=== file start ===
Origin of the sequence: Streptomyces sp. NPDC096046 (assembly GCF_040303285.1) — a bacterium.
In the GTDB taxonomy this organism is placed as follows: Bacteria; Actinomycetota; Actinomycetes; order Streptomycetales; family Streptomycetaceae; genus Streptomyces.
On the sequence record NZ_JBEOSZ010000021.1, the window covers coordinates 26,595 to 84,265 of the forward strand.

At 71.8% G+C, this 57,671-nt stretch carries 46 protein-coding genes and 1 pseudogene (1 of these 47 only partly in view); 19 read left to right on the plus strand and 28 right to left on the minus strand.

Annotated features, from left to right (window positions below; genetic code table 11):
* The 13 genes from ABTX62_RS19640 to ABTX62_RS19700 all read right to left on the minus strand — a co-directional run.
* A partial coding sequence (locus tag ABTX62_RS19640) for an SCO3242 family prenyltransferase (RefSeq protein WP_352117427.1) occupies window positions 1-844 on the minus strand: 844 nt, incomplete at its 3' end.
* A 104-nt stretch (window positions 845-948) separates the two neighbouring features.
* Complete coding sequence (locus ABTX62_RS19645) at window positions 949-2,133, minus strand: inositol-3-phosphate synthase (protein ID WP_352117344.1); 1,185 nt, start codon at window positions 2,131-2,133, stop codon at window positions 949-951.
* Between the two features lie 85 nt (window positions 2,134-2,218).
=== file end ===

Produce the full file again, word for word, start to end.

Origin of the sequence: Streptomyces sp. NPDC096046 (assembly GCF_040303285.1) — a bacterium.
In the GTDB taxonomy this organism is placed as follows: Bacteria; Actinomycetota; Actinomycetes; order Streptomycetales; family Streptomycetaceae; genus Streptomyces.
On the sequence record NZ_JBEOSZ010000021.1, the window covers coordinates 26,595 to 84,265 of the forward strand.

At 71.8% G+C, this 57,671-nt stretch carries 46 protein-coding genes and 1 pseudogene (1 of these 47 only partly in view); 19 read left to right on the plus strand and 28 right to left on the minus strand.

Annotated features, from left to right (window positions below; genetic code table 11):
* The 13 genes from ABTX62_RS19640 to ABTX62_RS19700 all read right to left on the minus strand — a co-directional run.
* A partial coding sequence (locus tag ABTX62_RS19640) for an SCO3242 family prenyltransferase (RefSeq protein WP_352117427.1) occupies window positions 1-844 on the minus strand: 844 nt, incomplete at its 3' end.
* A 104-nt stretch (window positions 845-948) separates the two neighbouring features.
* Complete coding sequence (locus ABTX62_RS19645) at window positions 949-2,133, minus strand: inositol-3-phosphate synthase (protein ID WP_352117344.1); 1,185 nt, start codon at window positions 2,131-2,133, stop codon at window positions 949-951.
* Between the two features lie 85 nt (window positions 2,134-2,218).